The Council of Europe has rejected a report recommending the legalization of surrogacy. This decision is a victory for human rights: Despite arguments that surrogacy is “compassionate,” its history of contentious litigation and documented human rights abuses make clear that it is a grave wrong.
On Tuesday, March 15, a decision was made in Paris that can only be described as a victory for human rights. The Committee on Social Affairs, Health and Sustainable Development of the Parliamentary Assembly of the Council of Europe (PACE) rejected a report recommending the legalization of surrogacy in all forty-seven Member States.
While surrogacy arrangements can take a variety of forms—if in-vitro fertilization is used, the “birth mother” and the “genetic mother” can be different people, and it’s even possible for both biological parents to be anonymous sperm and egg donors—at its essence, surrogacy is an agreement whereby the birth mother agrees to carry a child for a couple who are unable to have children. So why describe the PACE committee’s decision as a “victory” for human rights? Shouldn’t those who are unable to have children have the option of using a surrogate?
Surrogacy is sometimes presented as a “compassionate” option for couples unable to conceive and have a child naturally. If the woman carrying the child consents and understands that she must hand over the child to the intended parents after birth, then what’s the problem? Or so the thinking goes. But this attitude glosses over some substantial complications that are not only challenging for law and policymakers, but also devastating for the parties involved in surrogacy arrangements.
A History of Problematic Litigation
Surrogacy agreements have already caused a great deal of head scratching in courts across Europe. When a woman, the “birth mother,” agrees to carry a child on behalf of a couple, questions regarding parentage, custody, and access rights are not easily answered, especially when there is a breakdown in the surrogacy agreement. Cases touching on these issues have been heard in domestic courts, as well as in the European Court of Human Rights (ECHR).
In recent years, the ECHR has made some significant—and troubling—rulings relating to surrogacy. In the cases of Labassée v. France and Menesson v. France, the court compelled France to set aside its own ordre public, which defines a child’s mother as the woman who gave birth to him or her. In Paradiso and Campanelli v. Italy, the court condemned Italy for removing from the custody of an infertile couple a child whom they had purchased from a Russian fertility clinic for €45,000. And in Laborie and Others v. France, ECHR judges ruled that same-sex couples should have a right to use surrogate mothers to construct their own version of family.
The ECHR’s decisions in these cases ignored the right of children, as set out in the UN Convention on the Rights of the Child, to know and grow up with their biological parents. There may be up to six persons claiming parental rights over a child born out of surrogacy agreements: the surrogate mother, the genetic mother (egg donor), the commissioning mother, the husband of the surrogate mother (presumption of paternity), the genetic father (sperm donor), and the commissioning father. These problematic situations are just a small sampling of surrogacy cases in Europe; there are more in the pipeline. It is highly likely that as the number of surrogacy agreements increases, so will the controversial litigation.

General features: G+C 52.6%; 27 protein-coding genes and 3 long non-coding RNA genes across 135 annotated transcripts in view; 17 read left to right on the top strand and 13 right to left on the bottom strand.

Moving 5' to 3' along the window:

The proliferation of cases across Europe demonstrates that when it comes to surrogacy, confusion reigns. Both in the European Union and in the wider Council of Europe, there is little clarity in many countries concerning the legality of surrogacy. This legal uncertainty means that the courts are often faced with vexing questions when surrogacy agreements break down.
But amid the uncertainty, one thing is clear: Surrogacy contravenes European and international law. The sheer number of laws it violates is staggering: the Charter of Fundamental Rights of the European Union (2000), the Convention on the Rights of the Child (1989) and its Protocol on the Sale of Children (2000), the Conventions on the Elimination of all Forms of Discrimination Against Women (1979), on the Adoption of Children (1967 and 1993), on Human Trafficking (2005), and on Human Rights and Biomedicine (1997). All of these documents place human dignity (as opposed to the commoditization and objectification of the human body) at their heart and outline the superior interest of children to know their origin and identity. Not least, surrogacy contravenes the law since it represents a modern form of human trafficking. This is clearly outlined by the European Parliament Resolution on Priorities and Outline of a New EU Policy Framework to Fight Violence against Women (2011), which condemns “the serious problem of surrogacy which constitutes an exploitation of the female body and her reproductive organs.” It emphasizes that “these new reproductive arrangements, such as surrogacy, augment the trafficking of women and children and illegal adoption across national borders.”
But the knotty legal and policy questions around surrogacy are just the tip of the iceberg. Surrogacy also interferes with the fundamental right to family and private life – as outlined in Article 8 of the European Convention on Human Rights – of both the child and the surrogate mother. It exploits the female body and transforms children into a tradable commodity. The European Court of Human Rights has stated that “respect for private life requires that everyone should be able to establish details of their identity as individual human beings” and underlined that “an essential aspect of the identity of individuals is at stake where the legal parent-child relationship is concerned” (Mennesson v. France).